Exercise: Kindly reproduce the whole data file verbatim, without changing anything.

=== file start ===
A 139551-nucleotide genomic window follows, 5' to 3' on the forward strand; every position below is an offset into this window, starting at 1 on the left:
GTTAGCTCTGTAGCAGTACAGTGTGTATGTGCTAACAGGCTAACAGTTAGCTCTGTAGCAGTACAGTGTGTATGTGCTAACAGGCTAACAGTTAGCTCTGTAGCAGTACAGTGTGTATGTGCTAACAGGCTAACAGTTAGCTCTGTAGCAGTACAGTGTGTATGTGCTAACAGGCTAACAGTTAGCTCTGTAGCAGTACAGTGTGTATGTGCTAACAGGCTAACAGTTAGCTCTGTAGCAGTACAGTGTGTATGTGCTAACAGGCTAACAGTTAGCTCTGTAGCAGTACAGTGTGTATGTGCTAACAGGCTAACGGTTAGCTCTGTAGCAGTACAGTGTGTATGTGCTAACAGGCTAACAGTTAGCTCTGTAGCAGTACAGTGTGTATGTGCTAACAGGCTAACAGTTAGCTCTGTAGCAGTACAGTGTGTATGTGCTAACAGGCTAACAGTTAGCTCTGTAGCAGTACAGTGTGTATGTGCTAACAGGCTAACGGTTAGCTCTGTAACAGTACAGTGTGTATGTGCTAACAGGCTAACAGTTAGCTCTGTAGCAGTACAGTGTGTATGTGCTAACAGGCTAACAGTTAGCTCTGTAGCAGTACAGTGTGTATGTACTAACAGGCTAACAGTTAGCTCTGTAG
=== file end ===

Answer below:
A 139551-nucleotide genomic window follows, 5' to 3' on the forward strand; every position below is an offset into this window, starting at 1 on the left:
GTTAGCTCTGTAGCAGTACAGTGTGTATGTGCTAACAGGCTAACAGTTAGCTCTGTAGCAGTACAGTGTGTATGTGCTAACAGGCTAACAGTTAGCTCTGTAGCAGTACAGTGTGTATGTGCTAACAGGCTAACAGTTAGCTCTGTAGCAGTACAGTGTGTATGTGCTAACAGGCTAACAGTTAGCTCTGTAGCAGTACAGTGTGTATGTGCTAACAGGCTAACAGTTAGCTCTGTAGCAGTACAGTGTGTATGTGCTAACAGGCTAACAGTTAGCTCTGTAGCAGTACAGTGTGTATGTGCTAACAGGCTAACGGTTAGCTCTGTAGCAGTACAGTGTGTATGTGCTAACAGGCTAACAGTTAGCTCTGTAGCAGTACAGTGTGTATGTGCTAACAGGCTAACAGTTAGCTCTGTAGCAGTACAGTGTGTATGTGCTAACAGGCTAACAGTTAGCTCTGTAGCAGTACAGTGTGTATGTGCTAACAGGCTAACGGTTAGCTCTGTAACAGTACAGTGTGTATGTGCTAACAGGCTAACAGTTAGCTCTGTAGCAGTACAGTGTGTATGTGCTAACAGGCTAACAGTTAGCTCTGTAGCAGTACAGTGTGTATGTACTAACAGGCTAACAGTTAGCTCTGTAG